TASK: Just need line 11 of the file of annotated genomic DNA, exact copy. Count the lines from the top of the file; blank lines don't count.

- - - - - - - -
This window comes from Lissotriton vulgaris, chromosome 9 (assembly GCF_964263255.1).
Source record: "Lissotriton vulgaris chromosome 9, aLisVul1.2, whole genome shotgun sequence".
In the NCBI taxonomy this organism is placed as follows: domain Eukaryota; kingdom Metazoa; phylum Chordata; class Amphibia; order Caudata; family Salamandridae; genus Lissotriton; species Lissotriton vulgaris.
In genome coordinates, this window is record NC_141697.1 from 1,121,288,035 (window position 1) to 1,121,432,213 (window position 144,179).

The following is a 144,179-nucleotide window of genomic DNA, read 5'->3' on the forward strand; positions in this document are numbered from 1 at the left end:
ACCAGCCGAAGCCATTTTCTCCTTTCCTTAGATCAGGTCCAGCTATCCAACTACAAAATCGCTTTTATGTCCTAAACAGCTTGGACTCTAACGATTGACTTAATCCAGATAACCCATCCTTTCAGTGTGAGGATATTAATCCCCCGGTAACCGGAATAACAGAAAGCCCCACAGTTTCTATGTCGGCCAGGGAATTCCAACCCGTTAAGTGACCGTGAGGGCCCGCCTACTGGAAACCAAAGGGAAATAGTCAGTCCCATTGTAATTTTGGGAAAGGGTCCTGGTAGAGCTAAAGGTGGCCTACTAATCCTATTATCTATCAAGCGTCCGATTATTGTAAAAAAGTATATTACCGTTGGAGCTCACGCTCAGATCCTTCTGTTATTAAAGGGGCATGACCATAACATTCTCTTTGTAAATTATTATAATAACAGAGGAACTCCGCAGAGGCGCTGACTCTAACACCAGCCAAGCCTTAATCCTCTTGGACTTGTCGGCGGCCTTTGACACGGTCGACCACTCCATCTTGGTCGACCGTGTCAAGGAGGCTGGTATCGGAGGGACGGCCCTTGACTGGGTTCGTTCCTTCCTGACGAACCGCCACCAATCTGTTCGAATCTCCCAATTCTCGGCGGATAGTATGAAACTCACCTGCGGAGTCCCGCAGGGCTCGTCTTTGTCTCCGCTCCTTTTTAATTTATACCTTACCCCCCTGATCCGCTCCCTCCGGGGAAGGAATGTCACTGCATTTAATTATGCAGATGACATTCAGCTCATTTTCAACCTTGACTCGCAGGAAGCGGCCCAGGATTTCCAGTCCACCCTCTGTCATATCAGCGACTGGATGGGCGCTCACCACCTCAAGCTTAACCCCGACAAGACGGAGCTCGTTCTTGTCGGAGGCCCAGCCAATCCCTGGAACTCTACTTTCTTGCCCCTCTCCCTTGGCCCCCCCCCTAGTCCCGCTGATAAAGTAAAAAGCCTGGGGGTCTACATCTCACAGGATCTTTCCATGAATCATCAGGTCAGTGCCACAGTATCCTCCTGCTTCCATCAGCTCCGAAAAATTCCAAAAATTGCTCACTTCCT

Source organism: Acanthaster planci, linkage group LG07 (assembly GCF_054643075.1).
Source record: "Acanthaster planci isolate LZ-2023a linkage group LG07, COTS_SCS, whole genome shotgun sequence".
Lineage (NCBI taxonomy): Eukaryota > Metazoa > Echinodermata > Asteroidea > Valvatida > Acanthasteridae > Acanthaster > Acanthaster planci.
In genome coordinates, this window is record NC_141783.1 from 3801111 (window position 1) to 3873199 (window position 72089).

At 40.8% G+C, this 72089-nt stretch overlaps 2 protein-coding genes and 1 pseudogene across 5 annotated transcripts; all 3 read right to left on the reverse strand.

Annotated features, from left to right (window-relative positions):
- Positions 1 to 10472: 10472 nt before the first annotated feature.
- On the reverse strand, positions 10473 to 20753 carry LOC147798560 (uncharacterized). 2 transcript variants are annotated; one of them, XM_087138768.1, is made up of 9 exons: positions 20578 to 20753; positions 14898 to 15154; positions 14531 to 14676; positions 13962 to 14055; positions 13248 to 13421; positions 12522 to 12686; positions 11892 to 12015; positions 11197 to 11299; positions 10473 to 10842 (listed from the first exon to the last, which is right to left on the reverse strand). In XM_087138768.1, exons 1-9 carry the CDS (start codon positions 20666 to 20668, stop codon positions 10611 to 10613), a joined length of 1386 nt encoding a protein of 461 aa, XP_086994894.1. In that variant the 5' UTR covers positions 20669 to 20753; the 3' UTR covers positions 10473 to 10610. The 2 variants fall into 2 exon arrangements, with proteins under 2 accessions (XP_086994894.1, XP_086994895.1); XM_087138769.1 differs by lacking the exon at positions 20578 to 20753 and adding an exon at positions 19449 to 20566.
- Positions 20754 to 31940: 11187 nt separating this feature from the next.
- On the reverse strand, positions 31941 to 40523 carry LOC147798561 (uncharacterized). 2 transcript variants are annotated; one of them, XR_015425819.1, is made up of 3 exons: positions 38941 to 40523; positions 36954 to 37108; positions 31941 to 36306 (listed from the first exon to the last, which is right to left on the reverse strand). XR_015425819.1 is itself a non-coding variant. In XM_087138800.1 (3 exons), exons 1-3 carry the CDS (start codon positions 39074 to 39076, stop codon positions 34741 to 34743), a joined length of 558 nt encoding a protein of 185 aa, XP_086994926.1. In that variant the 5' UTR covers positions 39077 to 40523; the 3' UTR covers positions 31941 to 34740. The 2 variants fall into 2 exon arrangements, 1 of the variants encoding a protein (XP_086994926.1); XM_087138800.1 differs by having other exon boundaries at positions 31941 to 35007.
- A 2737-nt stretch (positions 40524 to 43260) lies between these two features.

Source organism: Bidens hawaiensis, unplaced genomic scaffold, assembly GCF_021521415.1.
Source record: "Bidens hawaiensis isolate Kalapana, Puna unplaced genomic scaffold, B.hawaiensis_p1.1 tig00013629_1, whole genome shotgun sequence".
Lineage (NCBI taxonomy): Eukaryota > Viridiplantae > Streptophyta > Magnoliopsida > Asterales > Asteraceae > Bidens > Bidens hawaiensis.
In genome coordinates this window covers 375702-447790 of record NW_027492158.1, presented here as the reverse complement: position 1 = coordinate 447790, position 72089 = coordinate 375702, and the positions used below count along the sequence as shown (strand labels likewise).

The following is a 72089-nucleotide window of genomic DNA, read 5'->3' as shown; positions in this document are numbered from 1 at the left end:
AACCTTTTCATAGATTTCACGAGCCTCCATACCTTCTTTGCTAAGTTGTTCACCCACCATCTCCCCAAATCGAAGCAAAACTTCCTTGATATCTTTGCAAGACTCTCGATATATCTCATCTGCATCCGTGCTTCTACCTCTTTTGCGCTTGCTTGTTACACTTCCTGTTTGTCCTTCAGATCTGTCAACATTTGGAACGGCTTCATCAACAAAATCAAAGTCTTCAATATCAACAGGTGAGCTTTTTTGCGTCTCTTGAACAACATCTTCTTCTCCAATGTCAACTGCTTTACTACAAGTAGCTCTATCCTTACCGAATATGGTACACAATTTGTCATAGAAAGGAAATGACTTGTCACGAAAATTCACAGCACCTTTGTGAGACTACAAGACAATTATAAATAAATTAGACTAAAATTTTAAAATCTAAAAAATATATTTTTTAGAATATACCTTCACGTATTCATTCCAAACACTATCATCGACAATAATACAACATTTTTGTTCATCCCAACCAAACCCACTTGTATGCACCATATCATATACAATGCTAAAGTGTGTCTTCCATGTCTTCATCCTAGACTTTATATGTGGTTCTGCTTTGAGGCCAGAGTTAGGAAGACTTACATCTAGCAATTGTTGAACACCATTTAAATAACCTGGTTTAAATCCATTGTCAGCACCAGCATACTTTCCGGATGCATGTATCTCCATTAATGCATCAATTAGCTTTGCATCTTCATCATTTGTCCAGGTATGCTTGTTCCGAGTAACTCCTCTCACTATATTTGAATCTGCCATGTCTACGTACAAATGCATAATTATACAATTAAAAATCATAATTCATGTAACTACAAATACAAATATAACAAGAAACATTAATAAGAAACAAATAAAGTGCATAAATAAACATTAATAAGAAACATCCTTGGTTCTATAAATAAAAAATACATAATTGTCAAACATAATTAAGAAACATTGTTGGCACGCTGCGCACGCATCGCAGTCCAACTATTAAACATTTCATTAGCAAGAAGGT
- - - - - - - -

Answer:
At 40.8% G+C, this 72089-nt stretch overlaps 2 protein-coding genes and 1 pseudogene across 5 annotated transcripts; all 3 read right to left on the reverse strand.